From Living abroad, on deodorant in Japan:
"I found a Recycle shop in Minami Gyotoku carries several deodorants including Old Spice, Secret, Suave, Speed Stick and OMG even Teen Spirit! There is also a Men's liquid deodorant in a green bottle here that works really well.">>>
A few of you had some things to add to the post on spices and herbs in Japan.
Djinnwired recommends the following resource:
"www.ambikajapan.com is amazing... It's an Indian online grocery store. They do bulk spices and rice (most of the Indian restaurants around here buy from ambika) as well as smaller sizes, instant curries, stacks, frozen vege and lentils/dried pulses. If your oder goes over a certain amount (I think 10,000?) you get a free Bollywood DVD!"Laurel
"I agree that ordering online is the way to go - my No.1 stop for (organic) herbs and spices and nuts/seeds/dried fruit, etc. is this Rakuten shop."Aussieontheizu
"I can find the basics even in my local 100yen shop (Lemon House) which stocks a decent selection. They had tumeric, paprika and garlic powder too."Editor's note: You can find Lemon House in Tokyo, Shizuoka, Kanagawa, Aichi, Saitama and Yamagata. You might want to check the 100 yen shops near you to see what they have.
We're more or less back to mosquito season, and Connie suggested growing citronella, in response to how to keep the mosquitoes at bay.
"When we lived in Michigan, the mosquitos were so big people said they would carry you away! Smoke, the coils work very well - when you combine with real Citronella plants.>>>
Found this for you: Citronella is the most common natural ingredient used in formulating mosquito repellents. The distinctive citronella aroma is a strong smell which masks other attractants to mosquitoes, making it harder for them to find you. Although citronella is used in many forms, such as scented candles, torches and citronella ‘scented’ plants, the living plant is more effective because it has a stronger smell."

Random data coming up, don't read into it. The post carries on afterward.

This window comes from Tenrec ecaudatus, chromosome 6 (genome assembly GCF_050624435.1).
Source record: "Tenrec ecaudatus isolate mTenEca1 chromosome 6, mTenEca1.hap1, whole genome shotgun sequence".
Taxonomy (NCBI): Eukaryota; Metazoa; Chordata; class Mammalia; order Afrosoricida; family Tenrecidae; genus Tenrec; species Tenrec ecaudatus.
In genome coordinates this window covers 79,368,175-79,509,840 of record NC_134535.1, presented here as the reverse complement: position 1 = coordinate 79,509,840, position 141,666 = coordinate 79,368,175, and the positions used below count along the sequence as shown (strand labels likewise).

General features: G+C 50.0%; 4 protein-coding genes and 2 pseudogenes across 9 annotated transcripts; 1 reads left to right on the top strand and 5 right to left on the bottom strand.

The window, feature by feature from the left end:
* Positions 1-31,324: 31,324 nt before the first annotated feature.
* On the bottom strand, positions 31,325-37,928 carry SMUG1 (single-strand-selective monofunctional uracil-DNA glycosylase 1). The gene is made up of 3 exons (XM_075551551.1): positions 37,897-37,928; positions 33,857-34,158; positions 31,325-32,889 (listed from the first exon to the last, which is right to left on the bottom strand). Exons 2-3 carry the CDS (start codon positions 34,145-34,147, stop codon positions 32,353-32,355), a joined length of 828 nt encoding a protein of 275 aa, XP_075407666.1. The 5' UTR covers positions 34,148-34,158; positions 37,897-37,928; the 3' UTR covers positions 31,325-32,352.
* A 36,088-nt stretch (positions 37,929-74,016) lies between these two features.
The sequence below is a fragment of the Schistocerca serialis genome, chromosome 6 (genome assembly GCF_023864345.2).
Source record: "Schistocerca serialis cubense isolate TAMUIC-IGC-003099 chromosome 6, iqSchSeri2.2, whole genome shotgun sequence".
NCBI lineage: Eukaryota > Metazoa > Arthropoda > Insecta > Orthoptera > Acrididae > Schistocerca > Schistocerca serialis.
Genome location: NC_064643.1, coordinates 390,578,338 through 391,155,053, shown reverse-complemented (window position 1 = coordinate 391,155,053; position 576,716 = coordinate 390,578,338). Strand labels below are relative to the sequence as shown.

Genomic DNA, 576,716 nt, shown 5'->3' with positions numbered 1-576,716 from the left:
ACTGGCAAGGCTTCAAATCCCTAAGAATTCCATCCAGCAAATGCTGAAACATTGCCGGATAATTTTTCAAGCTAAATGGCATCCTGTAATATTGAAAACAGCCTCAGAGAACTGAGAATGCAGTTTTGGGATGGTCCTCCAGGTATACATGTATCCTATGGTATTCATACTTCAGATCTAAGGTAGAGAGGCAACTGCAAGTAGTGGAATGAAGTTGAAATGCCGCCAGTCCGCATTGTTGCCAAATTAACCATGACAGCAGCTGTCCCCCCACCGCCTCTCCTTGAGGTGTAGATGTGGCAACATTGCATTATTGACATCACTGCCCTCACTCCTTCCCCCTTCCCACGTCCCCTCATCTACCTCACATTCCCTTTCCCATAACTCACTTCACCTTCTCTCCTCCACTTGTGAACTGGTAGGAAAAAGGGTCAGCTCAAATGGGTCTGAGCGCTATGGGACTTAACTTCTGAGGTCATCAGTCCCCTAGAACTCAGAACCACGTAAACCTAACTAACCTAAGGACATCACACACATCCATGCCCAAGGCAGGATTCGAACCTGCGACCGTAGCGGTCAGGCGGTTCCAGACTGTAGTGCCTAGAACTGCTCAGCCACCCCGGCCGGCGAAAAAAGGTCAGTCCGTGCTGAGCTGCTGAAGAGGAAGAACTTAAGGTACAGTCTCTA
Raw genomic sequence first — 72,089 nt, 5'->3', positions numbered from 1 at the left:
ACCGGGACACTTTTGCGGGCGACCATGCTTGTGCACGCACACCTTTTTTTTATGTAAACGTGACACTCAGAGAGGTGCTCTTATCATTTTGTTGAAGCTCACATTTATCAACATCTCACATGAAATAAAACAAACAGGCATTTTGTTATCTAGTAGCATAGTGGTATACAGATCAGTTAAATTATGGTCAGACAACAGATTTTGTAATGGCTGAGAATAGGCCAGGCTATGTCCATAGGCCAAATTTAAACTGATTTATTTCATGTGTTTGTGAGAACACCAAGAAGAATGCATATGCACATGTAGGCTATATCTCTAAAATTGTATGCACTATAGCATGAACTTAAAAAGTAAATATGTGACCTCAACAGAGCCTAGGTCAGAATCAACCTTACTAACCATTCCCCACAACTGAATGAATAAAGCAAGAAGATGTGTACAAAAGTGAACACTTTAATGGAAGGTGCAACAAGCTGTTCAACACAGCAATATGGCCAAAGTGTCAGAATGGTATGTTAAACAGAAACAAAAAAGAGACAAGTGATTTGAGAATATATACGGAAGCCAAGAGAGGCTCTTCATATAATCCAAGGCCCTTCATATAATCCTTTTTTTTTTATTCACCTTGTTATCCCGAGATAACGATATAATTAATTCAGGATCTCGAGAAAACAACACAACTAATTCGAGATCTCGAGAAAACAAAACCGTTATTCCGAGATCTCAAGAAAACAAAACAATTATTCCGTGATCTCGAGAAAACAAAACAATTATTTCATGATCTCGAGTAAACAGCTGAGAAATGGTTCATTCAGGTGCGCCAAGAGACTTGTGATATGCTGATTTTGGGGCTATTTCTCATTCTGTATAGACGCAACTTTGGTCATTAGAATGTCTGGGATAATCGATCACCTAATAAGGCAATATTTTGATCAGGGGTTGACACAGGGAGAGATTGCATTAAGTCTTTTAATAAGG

James recommended several resources to reference Japanese laws in English, including:
- "A 1974 catalogue published by Eibunhooreisha 「英文法令社」-- 29 pages list the contents of 10 volumes of English translations of Japanese laws, regulations and Cabinet orders. Volume 2 alone includes the Commercial, Criminal and Civil codes."
- The Commercial Code of Japan -- an English translation published in the US by a graduate of Waseda University.
- The Japanese Ministry of Justice website has English translations of the Japanese laws, with the option to view the laws in English or Japanese or both at the same time.
- Japanese Law by Hiroshi Oda. James says, "The book is a well-written overview of the Japanese legal system and laws. (I bought and read the 1992 first edition while still living in Japan and, even though I no longer live there, intend to buy the updated 2009 edtion too.)
- Books by J. Mark Ramseyer, in particular, Odd Markets in Japanese History: Law and Economic Growth.
Still looking for special glasses to view the eclipse on May 20/21? Kimberly recommended Kitamura, and Elizabeth mentioned that Homac in Hokkaido is selling them at the registers.
Many thanks to all for sharing your tips and resources!